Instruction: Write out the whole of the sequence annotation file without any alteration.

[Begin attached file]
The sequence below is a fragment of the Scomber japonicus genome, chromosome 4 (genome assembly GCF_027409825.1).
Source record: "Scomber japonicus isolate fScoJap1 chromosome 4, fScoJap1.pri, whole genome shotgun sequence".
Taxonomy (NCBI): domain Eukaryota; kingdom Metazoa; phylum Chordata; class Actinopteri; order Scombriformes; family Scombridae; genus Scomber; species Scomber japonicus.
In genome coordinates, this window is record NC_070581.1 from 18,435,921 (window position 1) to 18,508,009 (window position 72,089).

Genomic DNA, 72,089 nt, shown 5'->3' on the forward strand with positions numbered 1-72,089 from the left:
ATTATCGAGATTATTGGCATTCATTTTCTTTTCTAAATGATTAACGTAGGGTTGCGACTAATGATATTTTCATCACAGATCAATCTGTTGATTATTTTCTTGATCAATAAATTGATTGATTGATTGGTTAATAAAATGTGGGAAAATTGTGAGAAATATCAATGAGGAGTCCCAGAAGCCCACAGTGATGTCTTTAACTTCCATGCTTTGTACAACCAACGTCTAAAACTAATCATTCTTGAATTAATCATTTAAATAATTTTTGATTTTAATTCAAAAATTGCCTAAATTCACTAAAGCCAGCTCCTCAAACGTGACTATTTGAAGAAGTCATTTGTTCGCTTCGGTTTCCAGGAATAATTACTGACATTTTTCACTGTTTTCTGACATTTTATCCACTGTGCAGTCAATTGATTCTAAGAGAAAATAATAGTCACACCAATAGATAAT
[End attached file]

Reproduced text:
The sequence below is a fragment of the Scomber japonicus genome, chromosome 4 (genome assembly GCF_027409825.1).
Source record: "Scomber japonicus isolate fScoJap1 chromosome 4, fScoJap1.pri, whole genome shotgun sequence".
Taxonomy (NCBI): domain Eukaryota; kingdom Metazoa; phylum Chordata; class Actinopteri; order Scombriformes; family Scombridae; genus Scomber; species Scomber japonicus.
In genome coordinates, this window is record NC_070581.1 from 18,435,921 (window position 1) to 18,508,009 (window position 72,089).

Genomic DNA, 72,089 nt, shown 5'->3' on the forward strand with positions numbered 1-72,089 from the left:
ATTATCGAGATTATTGGCATTCATTTTCTTTTCTAAATGATTAACGTAGGGTTGCGACTAATGATATTTTCATCACAGATCAATCTGTTGATTATTTTCTTGATCAATAAATTGATTGATTGATTGGTTAATAAAATGTGGGAAAATTGTGAGAAATATCAATGAGGAGTCCCAGAAGCCCACAGTGATGTCTTTAACTTCCATGCTTTGTACAACCAACGTCTAAAACTAATCATTCTTGAATTAATCATTTAAATAATTTTTGATTTTAATTCAAAAATTGCCTAAATTCACTAAAGCCAGCTCCTCAAACGTGACTATTTGAAGAAGTCATTTGTTCGCTTCGGTTTCCAGGAATAATTACTGACATTTTTCACTGTTTTCTGACATTTTATCCACTGTGCAGTCAATTGATTCTAAGAGAAAATAATAGTCACACCAATAGATAAT